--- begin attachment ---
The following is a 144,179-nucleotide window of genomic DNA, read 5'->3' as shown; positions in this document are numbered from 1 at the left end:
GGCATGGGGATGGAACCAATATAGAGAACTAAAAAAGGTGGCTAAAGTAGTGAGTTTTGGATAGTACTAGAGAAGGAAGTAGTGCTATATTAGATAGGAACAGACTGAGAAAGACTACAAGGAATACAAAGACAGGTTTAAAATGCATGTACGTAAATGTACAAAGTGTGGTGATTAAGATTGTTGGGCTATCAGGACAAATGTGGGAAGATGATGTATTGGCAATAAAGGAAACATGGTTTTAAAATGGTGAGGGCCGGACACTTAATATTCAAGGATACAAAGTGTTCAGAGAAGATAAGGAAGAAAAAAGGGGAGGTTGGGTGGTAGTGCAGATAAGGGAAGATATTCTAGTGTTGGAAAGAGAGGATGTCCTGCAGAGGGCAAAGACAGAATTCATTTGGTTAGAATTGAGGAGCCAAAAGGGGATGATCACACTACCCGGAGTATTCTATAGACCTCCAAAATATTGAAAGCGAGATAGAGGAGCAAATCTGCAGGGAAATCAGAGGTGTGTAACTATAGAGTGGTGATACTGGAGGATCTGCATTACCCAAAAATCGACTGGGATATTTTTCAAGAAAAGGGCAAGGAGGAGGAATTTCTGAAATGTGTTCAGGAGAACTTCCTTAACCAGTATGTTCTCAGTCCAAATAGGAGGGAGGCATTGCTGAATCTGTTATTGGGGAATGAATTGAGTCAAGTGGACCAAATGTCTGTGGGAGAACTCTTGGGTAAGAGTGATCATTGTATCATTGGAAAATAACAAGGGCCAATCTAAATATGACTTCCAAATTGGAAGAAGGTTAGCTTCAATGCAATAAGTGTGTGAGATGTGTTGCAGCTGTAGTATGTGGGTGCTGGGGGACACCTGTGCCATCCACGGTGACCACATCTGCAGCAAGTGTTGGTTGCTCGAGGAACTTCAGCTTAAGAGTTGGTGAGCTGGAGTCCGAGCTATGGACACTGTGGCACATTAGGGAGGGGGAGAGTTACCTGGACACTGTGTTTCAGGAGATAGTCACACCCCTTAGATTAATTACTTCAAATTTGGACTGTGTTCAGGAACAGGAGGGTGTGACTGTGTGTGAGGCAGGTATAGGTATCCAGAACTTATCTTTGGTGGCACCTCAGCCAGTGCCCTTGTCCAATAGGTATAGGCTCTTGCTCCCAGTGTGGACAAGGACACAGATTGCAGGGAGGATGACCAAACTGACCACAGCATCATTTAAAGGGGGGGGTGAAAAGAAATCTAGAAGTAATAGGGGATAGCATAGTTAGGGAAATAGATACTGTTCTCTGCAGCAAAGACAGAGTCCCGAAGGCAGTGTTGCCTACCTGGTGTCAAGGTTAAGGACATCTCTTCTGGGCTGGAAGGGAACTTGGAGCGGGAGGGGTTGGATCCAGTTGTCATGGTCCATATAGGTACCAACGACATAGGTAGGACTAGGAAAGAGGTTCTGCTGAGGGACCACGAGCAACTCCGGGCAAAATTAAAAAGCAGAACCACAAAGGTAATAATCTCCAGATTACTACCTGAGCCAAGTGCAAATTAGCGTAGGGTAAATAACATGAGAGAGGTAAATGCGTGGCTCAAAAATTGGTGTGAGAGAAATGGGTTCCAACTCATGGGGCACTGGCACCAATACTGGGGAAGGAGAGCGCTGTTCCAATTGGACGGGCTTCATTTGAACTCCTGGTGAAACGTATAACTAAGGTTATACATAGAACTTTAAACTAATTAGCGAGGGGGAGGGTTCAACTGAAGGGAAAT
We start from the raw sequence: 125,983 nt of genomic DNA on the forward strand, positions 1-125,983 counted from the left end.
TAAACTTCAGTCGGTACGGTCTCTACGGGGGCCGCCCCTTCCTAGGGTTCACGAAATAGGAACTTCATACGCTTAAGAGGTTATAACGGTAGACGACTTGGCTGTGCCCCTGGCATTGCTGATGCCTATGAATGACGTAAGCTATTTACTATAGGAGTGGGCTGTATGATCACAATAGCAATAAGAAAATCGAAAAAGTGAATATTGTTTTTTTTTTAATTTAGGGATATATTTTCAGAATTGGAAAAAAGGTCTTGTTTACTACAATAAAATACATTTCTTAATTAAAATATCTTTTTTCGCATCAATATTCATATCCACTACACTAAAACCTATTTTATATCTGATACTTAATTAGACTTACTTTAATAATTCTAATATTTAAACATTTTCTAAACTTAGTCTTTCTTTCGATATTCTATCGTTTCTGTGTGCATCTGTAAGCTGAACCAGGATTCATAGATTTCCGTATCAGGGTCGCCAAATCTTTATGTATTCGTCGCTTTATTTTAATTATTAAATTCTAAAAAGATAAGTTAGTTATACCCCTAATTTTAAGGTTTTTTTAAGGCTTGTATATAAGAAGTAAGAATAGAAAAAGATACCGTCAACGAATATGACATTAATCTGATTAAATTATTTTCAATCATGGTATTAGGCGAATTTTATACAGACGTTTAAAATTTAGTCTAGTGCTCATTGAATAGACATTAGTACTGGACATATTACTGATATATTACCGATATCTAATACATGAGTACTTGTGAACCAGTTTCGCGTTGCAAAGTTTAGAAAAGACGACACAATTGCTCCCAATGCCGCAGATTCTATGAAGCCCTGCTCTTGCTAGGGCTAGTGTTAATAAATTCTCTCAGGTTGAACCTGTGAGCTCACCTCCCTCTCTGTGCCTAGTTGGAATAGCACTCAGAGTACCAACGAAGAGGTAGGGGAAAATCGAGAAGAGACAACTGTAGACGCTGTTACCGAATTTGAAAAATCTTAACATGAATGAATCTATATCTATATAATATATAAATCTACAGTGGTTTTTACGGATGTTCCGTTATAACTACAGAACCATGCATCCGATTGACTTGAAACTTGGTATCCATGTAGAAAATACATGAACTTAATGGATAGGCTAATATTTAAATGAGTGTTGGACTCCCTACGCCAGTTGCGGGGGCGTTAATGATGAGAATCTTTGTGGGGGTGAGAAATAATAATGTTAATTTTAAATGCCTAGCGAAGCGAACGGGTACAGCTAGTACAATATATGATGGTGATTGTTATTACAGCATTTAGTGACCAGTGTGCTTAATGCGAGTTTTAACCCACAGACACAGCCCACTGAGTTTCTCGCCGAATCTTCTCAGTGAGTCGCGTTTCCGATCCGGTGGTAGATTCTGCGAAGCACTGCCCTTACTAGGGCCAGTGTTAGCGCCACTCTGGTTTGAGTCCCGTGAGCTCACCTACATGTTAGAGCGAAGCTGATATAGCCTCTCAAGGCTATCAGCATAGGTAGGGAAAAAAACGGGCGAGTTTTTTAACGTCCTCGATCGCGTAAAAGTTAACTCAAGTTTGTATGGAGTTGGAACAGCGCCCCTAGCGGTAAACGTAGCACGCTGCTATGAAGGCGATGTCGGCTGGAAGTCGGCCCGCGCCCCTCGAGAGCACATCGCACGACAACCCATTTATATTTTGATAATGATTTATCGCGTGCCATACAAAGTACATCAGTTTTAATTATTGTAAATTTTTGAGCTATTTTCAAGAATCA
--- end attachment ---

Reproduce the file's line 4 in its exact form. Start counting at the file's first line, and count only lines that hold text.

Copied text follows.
TAAACTTCAGTCGGTACGGTCTCTACGGGGGCCGCCCCTTCCTAGGGTTCACGAAATAGGAACTTCATACGCTTAAGAGGTTATAACGGTAGACGACTTGGCTGTGCCCCTGGCATTGCTGATGCCTATGAATGACGTAAGCTATTTACTATAGGAGTGGGCTGTATGATCACAATAGCAATAAGAAAATCGAAAAAGTGAATATTGTTTTTTTTTTAATTTAGGGATATATTTTCAGAATTGGAAAAAAGGTCTTGTTTACTACAATAAAATACATTTCTTAATTAAAATATCTTTTTTCGCATCAATATTCATATCCACTACACTAAAACCTATTTTATATCTGATACTTAATTAGACTTACTTTAATAATTCTAATATTTAAACATTTTCTAAACTTAGTCTTTCTTTCGATATTCTATCGTTTCTGTGTGCATCTGTAAGCTGAACCAGGATTCATAGATTTCCGTATCAGGGTCGCCAAATCTTTATGTATTCGTCGCTTTATTTTAATTATTAAATTCTAAAAAGATAAGTTAGTTATACCCCTAATTTTAAGGTTTTTTTAAGGCTTGTATATAAGAAGTAAGAATAGAAAAAGATACCGTCAACGAATATGACATTAATCTGATTAAATTATTTTCAATCATGGTATTAGGCGAATTTTATACAGACGTTTAAAATTTAGTCTAGTGCTCATTGAATAGACATTAGTACTGGACATATTACTGATATATTACCGATATCTAATACATGAGTACTTGTGAACCAGTTTCGCGTTGCAAAGTTTAGAAAAGACGACACAATTGCTCCCAATGCCGCAGATTCTATGAAGCCCTGCTCTTGCTAGGGCTAGTGTTAATAAATTCTCTCAGGTTGAACCTGTGAGCTCACCTCCCTCTCTGTGCCTAGTTGGAATAGCACTCAGAGTACCAACGAAGAGGTAGGGGAAAATCGAGAAGAGACAACTGTAGACGCTGTTACCGAATTTGAAAAATCTTAACATGAATGAATCTATATCTATATAATATATAAATCTACAGTGGTTTTTACGGATGTTCCGTTATAACTACAGAACCATGCATCCGATTGACTTGAAACTTGGTATCCATGTAGAAAATACATGAACTTAATGGATAGGCTAATATTTAAATGAGTGTTGGACTCCCTACGCCAGTTGCGGGGGCGTTAATGATGAGAATCTTTGTGGGGGTGAGAAATAATAATGTTAATTTTAAATGCCTAGCGAAGCGAACGGGTACAGCTAGTACAATATATGATGGTGATTGTTATTACAGCATTTAGTGACCAGTGTGCTTAATGCGAGTTTTAACCCACAGACACAGCCCACTGAGTTTCTCGCCGAATCTTCTCAGTGAGTCGCGTTTCCGATCCGGTGGTAGATTCTGCGAAGCACTGCCCTTACTAGGGCCAGTGTTAGCGCCACTCTGGTTTGAGTCCCGTGAGCTCACCTACATGTTAGAGCGAAGCTGATATAGCCTCTCAAGGCTATCAGCATAGGTAGGGAAAAAAACGGGCGAGTTTTTTAACGTCCTCGATCGCGTAAAAGTTAACTCAAGTTTGTATGGAGTTGGAACAGCGCCCCTAGCGGTAAACGTAGCACGCTGCTATGAAGGCGATGTCGGCTGGAAGTCGGCCCGCGCCCCTCGAGAGCACATCGCACGACAACCCATTTATATTTTGATAATGATTTATCGCGTGCCATACAAAGTACATCAGTTTTAATTATTGTAAATTTTTGAGCTATTTTCAAGAATCA